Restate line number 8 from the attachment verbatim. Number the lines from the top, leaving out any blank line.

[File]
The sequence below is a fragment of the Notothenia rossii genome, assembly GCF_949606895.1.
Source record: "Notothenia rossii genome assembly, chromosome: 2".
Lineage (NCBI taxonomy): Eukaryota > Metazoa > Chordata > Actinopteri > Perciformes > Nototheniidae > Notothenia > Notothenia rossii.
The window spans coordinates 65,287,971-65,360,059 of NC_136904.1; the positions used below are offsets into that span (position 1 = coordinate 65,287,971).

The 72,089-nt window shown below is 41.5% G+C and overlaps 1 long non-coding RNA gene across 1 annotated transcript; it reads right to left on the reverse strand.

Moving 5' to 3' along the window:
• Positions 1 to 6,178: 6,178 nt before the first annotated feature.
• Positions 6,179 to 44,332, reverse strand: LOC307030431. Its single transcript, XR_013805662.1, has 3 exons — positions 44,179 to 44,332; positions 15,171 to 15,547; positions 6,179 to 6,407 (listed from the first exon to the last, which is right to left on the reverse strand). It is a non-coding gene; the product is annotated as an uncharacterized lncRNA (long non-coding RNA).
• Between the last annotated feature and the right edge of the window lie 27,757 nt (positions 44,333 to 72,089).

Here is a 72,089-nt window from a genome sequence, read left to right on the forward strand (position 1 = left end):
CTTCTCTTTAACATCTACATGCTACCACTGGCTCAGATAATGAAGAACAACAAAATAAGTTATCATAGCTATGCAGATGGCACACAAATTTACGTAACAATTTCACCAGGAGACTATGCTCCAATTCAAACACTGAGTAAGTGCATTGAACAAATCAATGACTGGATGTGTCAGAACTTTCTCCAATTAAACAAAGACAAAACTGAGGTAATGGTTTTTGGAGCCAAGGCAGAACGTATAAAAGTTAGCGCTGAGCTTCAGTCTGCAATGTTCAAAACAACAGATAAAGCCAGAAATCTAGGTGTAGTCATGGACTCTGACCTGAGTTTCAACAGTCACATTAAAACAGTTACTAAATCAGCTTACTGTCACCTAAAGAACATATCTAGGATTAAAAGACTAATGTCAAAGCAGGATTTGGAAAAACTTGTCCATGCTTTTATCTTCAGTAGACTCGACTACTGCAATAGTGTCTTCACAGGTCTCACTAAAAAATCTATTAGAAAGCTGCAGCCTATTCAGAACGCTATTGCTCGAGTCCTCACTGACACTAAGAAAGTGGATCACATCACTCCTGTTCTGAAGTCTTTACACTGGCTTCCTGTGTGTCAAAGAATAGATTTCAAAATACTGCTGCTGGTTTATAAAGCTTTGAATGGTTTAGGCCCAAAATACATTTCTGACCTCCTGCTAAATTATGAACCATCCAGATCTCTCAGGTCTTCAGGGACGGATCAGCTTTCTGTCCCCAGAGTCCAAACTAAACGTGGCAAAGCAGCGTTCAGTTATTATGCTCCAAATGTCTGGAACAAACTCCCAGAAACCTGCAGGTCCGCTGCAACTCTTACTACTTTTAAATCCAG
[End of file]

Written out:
• Positions 6,179 to 44,332, reverse strand: LOC307030431. Its single transcript, XR_013805662.1, has 3 exons — positions 44,179 to 44,332; positions 15,171 to 15,547; positions 6,179 to 6,407 (listed from the first exon to the last, which is right to left on the reverse strand). It is a non-coding gene; the product is annotated as an uncharacterized lncRNA (long non-coding RNA).